Choose the Correct Blue with the Poem 'Cartography for Beginners' by Emily Hasler

Choose the Correct Blue with the Poem 'Cartography for Beginners' by Emily Hasler

Wednesday, 13 September, 2023

English poet Emily Hasler combines words in a whimsical and deeply affecting way. In this poem, she invites us to explore the world, explore creativity, explore feelings, and dedicate ourselves to ‘the twin and warring gods of Precision and Wild Abandon.’

Who can resist a clarion call like that?!


Cartography for Beginners — Emily Hasler

  • First of all, you will need to choose the correct blue
  • to indicate water. This should not be too watery.
  • You must remember: people do not like wet feet.
  • If there is no water to indicate, no matter,
  • you must still elect a blue. Let me recommend
  • eggshell, at a push, azure. Choose a symbol
  • for church/temple/mosque/synagogue. Choose
  • a symbol for pub. Dedicate your life
  • to the twin and warring gods of Precision
  • and Wild Abandon. People do not like
  • to be lost. Buy Mandelbrot’s 1967 paper
  • on the coastline paradox, put it on the highest shelf –
  • but get a stepladder. Take a little licence with rivers,
  • especially their curves and estuaries. Add
  • an oxbow lake if at all possible. If the area you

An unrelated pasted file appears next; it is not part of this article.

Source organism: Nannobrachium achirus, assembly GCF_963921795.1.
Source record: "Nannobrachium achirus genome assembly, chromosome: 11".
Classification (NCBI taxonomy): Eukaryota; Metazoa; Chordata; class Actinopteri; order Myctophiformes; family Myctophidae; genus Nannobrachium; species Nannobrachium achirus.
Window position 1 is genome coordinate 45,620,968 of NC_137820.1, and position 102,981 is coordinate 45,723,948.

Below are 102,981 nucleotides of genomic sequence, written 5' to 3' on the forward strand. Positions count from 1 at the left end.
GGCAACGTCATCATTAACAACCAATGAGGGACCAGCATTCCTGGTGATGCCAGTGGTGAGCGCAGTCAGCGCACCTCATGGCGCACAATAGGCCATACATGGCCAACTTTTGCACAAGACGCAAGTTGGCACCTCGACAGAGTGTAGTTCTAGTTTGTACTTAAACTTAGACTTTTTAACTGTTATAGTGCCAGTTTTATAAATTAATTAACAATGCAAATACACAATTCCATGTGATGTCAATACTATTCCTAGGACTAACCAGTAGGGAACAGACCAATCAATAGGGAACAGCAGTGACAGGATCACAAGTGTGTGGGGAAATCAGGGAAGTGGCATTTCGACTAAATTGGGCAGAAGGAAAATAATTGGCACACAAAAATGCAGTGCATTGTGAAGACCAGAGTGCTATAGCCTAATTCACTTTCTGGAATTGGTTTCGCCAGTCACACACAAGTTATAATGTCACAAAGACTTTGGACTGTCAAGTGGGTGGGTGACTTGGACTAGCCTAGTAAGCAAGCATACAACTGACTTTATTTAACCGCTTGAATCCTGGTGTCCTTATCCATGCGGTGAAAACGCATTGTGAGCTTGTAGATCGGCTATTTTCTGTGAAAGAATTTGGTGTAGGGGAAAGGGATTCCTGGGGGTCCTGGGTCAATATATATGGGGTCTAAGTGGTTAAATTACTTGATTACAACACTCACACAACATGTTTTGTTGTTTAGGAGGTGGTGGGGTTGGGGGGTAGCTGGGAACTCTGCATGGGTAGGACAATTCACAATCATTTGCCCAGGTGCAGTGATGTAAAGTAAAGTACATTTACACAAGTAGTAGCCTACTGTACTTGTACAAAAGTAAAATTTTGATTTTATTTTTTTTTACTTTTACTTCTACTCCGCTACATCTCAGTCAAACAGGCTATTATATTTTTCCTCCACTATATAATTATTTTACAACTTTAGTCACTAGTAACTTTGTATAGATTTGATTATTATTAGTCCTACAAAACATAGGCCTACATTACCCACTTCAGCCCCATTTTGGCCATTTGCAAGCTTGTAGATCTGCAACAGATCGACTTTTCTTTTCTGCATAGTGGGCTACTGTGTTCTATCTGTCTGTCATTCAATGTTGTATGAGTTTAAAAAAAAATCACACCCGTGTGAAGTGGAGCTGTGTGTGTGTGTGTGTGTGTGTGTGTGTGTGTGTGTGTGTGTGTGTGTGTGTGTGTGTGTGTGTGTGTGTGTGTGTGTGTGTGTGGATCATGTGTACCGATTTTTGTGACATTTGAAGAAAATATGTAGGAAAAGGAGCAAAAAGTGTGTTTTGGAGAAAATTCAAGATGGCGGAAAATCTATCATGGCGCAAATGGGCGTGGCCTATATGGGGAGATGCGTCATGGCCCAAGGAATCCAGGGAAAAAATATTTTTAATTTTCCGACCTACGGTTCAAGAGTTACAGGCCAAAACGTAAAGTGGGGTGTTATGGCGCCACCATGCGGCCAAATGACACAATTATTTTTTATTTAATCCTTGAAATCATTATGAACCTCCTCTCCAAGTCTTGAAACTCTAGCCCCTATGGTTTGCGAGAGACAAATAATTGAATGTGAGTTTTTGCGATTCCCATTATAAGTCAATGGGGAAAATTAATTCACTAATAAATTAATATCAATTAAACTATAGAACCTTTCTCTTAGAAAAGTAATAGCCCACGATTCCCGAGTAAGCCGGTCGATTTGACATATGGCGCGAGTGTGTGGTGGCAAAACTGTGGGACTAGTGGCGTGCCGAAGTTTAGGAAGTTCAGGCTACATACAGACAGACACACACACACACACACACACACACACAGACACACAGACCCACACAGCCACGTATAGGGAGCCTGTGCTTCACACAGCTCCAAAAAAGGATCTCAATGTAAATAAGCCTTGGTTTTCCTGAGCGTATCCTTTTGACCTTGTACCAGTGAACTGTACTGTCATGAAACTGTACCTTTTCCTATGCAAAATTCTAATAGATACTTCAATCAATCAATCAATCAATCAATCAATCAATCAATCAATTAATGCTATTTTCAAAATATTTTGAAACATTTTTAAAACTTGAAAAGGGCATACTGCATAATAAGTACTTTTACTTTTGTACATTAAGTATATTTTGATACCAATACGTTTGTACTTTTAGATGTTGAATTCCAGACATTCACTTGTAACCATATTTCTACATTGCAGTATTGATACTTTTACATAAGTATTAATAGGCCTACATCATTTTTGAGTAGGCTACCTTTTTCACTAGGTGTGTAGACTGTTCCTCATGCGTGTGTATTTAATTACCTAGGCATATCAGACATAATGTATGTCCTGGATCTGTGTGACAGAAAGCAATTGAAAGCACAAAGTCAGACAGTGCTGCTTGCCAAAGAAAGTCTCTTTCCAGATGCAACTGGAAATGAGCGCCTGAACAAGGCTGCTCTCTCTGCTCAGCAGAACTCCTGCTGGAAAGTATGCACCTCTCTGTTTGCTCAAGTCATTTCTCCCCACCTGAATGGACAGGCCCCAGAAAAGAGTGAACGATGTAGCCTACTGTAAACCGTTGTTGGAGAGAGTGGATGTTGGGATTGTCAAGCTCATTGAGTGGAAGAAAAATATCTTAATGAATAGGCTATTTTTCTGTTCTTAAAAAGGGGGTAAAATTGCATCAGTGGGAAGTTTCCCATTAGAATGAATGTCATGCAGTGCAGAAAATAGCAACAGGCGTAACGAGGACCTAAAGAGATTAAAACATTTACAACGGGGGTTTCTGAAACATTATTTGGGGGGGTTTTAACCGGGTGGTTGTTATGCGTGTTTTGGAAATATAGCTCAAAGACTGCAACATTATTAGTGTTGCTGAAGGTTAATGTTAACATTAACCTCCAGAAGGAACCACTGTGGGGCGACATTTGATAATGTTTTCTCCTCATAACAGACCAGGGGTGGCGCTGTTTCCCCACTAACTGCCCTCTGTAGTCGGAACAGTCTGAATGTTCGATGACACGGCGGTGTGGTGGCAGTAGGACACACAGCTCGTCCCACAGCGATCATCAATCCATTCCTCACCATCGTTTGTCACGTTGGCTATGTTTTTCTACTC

• are mapping has no seas/lakes/rivers/streams,
  • I have to question why you are bothering. You
  • won’t get to use that lovely blue you spent so long
  • deciding upon. Do the Norfolk fens instead. Better
  • yet, East Anglia in its future state, quite utterly
  • submerged like a sodden Constable. Come on,
  • get your coat, I’ll show you. You won’t need your shoes.

About Emily Hasler

Emily Hasler is an English poet. Born in Suffolk, she studied at the University of Warwick for a BA in English Literature and Creative Writing and an MA in Pan-Romanticisms. She now lives in London. This poem is from an unpublished sequence of four poems called The Map Lover; we found it in The Guardian. Hasler’s latest work is Local Interest. It ‘maps the friable and slippery landscapes of south Suffolk and north Essex: estuaries and water meadows, coastal defences and disused decoys, possible futures, and forgotten pasts.’ (Heads up! We treated ourselves to the ebook — it’s fantastical and fantastic.)

Top image courtesy of Leah Kelley/Pexels.

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